The hit drama Mad Men shows us that cocktail parties can be fun — colorful drinks and colorful conversations with a host of very colorful characters. Yet cocktail parties also highlight one of our limitations, the inability to multitask. We are single-threaded animals despite the constant and simultaneous bombardment for our attention from all directions, and to all our senses.
Melinda Beck over at the WSJ Health Journal summarizes recent research that shows the deleterious effects of our attempts to multitask — why it’s so hard and why it’s probably not a good idea anyway, especially while driving.
[div class=attrib]From the Wall Street Journal:[end-div]
You’re at a party. Music is playing. Glasses are clinking. Dozens of conversations are driving up the decibel level. Yet amid all those distractions, you can zero in on the one conversation you want to hear.
This ability to hyper-focus on one stream of sound amid a cacophony of others is what researchers call the “cocktail-party effect.” Now, scientists at the University of California in San Francisco have pinpointed where that sound-editing process occurs in the brain—in the auditory cortex just behind the ear, not in areas of higher thought. The auditory cortex boosts some sounds and turns down others so that when the signal reaches the higher brain, “it’s as if only one person was speaking alone,” says principle investigator Edward Chang.
These findings, published in the journal Nature last week, underscore why people aren’t very good at multitasking—our brains are wired for “selective attention” and can focus on only one thing at a time. That innate ability has helped humans survive in a world buzzing with visual and auditory stimulation. But we keep trying to push the limits with multitasking, sometimes with tragic consequences. Drivers talking on cellphones, for example, are four times as likely to get into traffic accidents as those who aren’t.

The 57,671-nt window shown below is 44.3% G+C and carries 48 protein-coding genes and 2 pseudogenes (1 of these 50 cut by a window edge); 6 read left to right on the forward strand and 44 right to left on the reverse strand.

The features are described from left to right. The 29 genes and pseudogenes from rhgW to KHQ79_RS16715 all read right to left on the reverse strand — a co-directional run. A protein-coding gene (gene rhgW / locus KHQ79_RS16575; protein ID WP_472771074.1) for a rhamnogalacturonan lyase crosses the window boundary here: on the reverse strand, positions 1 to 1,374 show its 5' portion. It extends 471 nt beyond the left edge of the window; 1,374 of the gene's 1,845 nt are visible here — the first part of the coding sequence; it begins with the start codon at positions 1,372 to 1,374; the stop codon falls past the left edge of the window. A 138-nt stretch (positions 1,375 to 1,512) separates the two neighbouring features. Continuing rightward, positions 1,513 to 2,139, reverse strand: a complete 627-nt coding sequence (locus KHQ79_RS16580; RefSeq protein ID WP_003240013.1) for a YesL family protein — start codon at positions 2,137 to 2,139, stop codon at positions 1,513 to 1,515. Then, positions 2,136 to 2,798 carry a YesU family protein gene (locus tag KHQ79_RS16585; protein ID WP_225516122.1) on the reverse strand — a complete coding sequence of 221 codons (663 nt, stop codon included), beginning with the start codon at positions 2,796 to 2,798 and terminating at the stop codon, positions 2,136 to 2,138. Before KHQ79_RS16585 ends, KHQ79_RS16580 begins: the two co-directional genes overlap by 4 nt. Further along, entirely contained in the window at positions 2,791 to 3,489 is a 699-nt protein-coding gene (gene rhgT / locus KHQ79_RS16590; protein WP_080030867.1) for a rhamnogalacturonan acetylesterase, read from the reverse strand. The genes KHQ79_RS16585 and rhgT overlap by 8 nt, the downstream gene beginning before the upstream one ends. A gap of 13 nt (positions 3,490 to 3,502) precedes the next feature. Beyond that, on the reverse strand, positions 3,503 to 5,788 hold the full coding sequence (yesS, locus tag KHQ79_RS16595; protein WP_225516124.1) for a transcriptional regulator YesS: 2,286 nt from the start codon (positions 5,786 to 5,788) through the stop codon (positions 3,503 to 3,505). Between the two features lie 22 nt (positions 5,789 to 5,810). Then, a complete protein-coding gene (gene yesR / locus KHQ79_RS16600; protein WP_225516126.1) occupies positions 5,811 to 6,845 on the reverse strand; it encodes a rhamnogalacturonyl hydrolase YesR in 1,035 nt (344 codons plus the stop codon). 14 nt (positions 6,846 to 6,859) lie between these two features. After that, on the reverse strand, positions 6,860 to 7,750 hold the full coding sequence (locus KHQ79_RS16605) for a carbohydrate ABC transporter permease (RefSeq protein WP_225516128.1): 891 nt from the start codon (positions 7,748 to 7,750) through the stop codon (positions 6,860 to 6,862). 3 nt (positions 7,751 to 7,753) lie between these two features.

Many of those accidents are due to “inattentional blindness,” in which people can, in effect, turn a blind eye to things they aren’t focusing on. Images land on our retinas and are either boosted or played down in the visual cortex before being passed to the brain, just as the auditory cortex filters sounds, as shown in the Nature study last week. “It’s a push-pull relationship—the more we focus on one thing, the less we can focus on others,” says Diane M. Beck, an associate professor of psychology at the University of Illinois.
That people can be completely oblivious to things in their field of vision was demonstrated famously in the “Invisible Gorilla experiment” devised at Harvard in the 1990s. Observers are shown a short video of youths tossing a basketball and asked to count how often the ball is passed by those wearing white. Afterward, the observers are asked several questions, including, “Did you see the gorilla?” Typically, about half the observers failed to notice that someone in a gorilla suit walked through the scene. They’re usually flabbergasted because they’re certain they would have noticed something like that.
“We largely see what we expect to see,” says Daniel Simons, one of the study’s creators and now a professor of psychology at the University of Illinois. As he notes in his subsequent book, “The Invisible Gorilla,” the more attention a task demands, the less attention we can pay to other things in our field of vision. That’s why pilots sometimes fail to notice obstacles on runways and radiologists may overlook anomalies on X-rays, especially in areas they aren’t scrutinizing.
And it isn’t just that sights and sounds compete for the brain’s attention. All the sensory inputs vie to become the mind’s top priority.
[div class=attrib]Read the entire article after the jump.[end-div]
[div class=attrib]Image courtesy of Getty Images / Wall Street Journal.[end-div]